If the individual is at the point in the diagram, then all those points in area 1 and on the boundary are more preferred because those points have either more of both items or more of one and the same amount of the other item compared to the point chosen. Points in area 3 and the boundary are less preferred to the point in the diagram because the point chosen has more of both items.

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Indifference curves - feature 1

x

x

An individual may think that points in areas 2 and 4 are preferable, less preferred or equally desirable to the point indicated. Since areas 2 and 4 are the only ones that could have a point of indifference to the one chosen, the indifference curves must have negative slope.

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slope
In economics we often use graphs and with graphs you can look at the concept called slope. Often in economics the idea of slope will have an economic interpretation. Let’s review the idea of slope. Slope = rise/run. With a curve that slopes downward from left to right the slope is a negative number. With a curve that slopes upward from left to right the slope is a positive number.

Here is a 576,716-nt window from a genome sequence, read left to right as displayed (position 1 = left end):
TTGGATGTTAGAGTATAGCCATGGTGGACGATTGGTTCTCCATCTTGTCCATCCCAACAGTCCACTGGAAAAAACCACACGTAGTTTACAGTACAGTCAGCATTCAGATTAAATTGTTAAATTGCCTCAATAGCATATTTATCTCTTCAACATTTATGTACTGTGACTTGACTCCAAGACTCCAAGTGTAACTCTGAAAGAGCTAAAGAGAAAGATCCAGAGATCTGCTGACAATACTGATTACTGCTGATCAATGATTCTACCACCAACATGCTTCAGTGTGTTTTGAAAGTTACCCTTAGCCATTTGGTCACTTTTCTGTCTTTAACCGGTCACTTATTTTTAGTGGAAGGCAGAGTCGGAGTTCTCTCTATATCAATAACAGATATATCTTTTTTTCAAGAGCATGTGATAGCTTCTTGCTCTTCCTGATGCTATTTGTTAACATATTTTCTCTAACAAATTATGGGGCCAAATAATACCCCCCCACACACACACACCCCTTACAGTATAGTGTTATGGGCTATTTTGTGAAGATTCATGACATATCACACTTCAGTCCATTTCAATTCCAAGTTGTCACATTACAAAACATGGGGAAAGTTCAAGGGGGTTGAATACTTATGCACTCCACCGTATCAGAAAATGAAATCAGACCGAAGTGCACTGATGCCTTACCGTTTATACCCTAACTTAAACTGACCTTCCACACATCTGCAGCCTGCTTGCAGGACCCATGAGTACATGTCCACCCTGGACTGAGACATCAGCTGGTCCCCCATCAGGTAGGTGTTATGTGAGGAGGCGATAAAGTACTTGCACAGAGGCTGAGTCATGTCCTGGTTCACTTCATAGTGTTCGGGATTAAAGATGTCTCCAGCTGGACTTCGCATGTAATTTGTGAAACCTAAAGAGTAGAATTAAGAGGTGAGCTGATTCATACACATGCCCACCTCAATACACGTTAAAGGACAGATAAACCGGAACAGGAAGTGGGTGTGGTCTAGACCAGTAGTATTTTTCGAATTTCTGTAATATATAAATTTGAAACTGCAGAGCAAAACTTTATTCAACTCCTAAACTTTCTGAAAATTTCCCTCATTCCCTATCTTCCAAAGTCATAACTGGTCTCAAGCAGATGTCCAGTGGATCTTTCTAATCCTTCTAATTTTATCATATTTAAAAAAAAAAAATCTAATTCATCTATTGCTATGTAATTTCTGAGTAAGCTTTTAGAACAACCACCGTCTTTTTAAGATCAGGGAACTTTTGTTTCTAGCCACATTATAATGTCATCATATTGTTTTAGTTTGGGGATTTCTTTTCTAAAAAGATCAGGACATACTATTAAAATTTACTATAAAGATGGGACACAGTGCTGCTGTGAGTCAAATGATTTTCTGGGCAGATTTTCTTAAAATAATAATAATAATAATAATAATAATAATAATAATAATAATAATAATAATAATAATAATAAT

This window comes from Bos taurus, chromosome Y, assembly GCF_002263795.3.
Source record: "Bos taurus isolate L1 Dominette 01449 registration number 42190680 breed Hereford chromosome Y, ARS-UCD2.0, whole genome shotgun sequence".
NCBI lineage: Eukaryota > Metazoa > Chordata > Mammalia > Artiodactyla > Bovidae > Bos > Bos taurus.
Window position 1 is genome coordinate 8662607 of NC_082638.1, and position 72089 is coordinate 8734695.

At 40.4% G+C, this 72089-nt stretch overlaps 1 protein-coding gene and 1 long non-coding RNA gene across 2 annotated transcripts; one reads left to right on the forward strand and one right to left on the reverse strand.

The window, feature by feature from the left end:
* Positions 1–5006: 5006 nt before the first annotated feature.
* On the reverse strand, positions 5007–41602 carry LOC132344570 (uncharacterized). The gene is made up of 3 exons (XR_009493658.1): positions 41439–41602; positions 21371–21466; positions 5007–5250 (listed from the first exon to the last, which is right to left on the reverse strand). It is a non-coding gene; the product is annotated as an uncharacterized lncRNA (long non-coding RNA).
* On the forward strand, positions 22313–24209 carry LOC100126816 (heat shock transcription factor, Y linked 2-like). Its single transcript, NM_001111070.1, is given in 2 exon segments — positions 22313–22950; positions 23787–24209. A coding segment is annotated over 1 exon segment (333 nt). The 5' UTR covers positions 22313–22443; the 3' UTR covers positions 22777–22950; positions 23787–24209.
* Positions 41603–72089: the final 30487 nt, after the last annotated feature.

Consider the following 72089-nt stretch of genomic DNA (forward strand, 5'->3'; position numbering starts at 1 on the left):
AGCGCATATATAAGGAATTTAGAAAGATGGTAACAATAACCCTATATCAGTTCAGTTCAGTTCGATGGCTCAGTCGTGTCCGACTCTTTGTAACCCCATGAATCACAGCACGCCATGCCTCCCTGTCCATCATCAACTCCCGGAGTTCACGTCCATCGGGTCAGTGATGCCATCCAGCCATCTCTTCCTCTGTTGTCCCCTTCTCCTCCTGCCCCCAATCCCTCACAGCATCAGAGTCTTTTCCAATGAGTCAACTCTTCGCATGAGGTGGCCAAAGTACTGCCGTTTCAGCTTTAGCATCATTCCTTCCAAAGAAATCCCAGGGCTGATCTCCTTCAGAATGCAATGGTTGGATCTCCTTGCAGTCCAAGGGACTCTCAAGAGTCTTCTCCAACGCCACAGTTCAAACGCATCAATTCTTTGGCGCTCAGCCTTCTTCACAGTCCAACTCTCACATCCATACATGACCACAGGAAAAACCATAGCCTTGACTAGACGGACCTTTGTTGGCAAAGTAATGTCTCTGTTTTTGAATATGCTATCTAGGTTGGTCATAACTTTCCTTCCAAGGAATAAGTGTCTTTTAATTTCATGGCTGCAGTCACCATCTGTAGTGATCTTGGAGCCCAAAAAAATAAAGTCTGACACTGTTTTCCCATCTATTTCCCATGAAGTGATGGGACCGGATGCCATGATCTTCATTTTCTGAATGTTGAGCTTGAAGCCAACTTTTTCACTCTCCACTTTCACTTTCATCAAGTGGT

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Indifference curves - feature 2

y

B m A

Say the consumer is at point A. If the consumer gives up one unit of x, m units of y must be given back to hold the consumer at a constant level of utility. x You could say the consumer is willing to trade 1 unit of x to get m units of y.
481

1
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Indifference curves - feature 2

x

x

The shape of the indifference curve on the previous screen is said to be convex. Part of the reason for this is that it is assumed that the amount of good y one receives in return for one unit of x depends on how much of each the individual starts out with.

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y A B